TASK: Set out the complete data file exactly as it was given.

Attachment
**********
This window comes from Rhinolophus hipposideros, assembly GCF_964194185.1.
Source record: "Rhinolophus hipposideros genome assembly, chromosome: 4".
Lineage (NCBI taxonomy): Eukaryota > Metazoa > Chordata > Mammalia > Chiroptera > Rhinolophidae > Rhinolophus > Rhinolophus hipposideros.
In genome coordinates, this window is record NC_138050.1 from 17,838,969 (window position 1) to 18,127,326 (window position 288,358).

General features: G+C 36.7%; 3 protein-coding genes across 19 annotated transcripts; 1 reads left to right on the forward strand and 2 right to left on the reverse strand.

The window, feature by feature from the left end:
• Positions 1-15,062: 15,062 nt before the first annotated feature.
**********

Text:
This window comes from Rhinolophus hipposideros, assembly GCF_964194185.1.
Source record: "Rhinolophus hipposideros genome assembly, chromosome: 4".
Lineage (NCBI taxonomy): Eukaryota > Metazoa > Chordata > Mammalia > Chiroptera > Rhinolophidae > Rhinolophus > Rhinolophus hipposideros.
In genome coordinates, this window is record NC_138050.1 from 17,838,969 (window position 1) to 18,127,326 (window position 288,358).

General features: G+C 36.7%; 3 protein-coding genes across 19 annotated transcripts; 1 reads left to right on the forward strand and 2 right to left on the reverse strand.

The window, feature by feature from the left end:
• Positions 1-15,062: 15,062 nt before the first annotated feature.